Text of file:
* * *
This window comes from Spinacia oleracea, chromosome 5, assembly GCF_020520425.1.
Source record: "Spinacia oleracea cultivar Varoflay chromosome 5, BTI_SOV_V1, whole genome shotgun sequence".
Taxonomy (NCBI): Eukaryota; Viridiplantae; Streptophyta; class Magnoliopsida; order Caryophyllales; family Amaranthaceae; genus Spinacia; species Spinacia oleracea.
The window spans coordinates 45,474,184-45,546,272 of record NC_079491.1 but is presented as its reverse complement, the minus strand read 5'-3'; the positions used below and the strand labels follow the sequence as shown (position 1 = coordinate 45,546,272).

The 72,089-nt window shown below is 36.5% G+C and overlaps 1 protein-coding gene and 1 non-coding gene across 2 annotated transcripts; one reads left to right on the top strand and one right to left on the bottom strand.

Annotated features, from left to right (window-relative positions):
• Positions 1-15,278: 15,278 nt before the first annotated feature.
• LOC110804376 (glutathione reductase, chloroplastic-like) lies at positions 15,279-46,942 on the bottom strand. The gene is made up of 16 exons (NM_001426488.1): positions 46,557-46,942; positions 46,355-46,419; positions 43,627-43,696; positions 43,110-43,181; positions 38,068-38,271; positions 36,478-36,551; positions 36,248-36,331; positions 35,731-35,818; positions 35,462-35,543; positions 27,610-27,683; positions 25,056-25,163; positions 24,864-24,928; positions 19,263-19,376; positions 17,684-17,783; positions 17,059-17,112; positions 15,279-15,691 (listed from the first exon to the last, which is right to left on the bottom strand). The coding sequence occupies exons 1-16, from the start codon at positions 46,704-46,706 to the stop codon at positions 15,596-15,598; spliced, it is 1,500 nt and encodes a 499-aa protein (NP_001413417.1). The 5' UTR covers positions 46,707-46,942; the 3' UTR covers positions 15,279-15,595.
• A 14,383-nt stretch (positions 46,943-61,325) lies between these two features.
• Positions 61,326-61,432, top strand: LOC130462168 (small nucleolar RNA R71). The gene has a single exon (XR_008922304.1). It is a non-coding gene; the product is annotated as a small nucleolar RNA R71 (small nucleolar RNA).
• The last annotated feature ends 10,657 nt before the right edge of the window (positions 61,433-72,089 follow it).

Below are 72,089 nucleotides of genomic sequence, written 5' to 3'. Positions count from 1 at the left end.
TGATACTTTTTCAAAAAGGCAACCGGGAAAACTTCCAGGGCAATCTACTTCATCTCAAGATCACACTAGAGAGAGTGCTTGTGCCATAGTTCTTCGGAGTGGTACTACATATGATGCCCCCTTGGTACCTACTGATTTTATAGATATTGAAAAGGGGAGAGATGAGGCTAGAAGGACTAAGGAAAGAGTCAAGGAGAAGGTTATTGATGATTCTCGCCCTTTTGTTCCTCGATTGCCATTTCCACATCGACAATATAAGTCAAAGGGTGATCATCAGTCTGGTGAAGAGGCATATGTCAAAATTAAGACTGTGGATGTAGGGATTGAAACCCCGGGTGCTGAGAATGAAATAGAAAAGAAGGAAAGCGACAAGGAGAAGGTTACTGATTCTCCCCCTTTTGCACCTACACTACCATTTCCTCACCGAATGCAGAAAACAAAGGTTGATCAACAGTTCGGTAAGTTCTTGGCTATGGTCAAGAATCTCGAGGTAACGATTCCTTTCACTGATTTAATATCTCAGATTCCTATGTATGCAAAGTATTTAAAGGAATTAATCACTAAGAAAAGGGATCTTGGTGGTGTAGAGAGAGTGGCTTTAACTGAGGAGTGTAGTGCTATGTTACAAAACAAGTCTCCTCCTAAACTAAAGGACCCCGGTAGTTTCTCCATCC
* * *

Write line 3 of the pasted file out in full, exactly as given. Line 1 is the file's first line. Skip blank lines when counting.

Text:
Taxonomy (NCBI): Eukaryota; Viridiplantae; Streptophyta; class Magnoliopsida; order Caryophyllales; family Amaranthaceae; genus Spinacia; species Spinacia oleracea.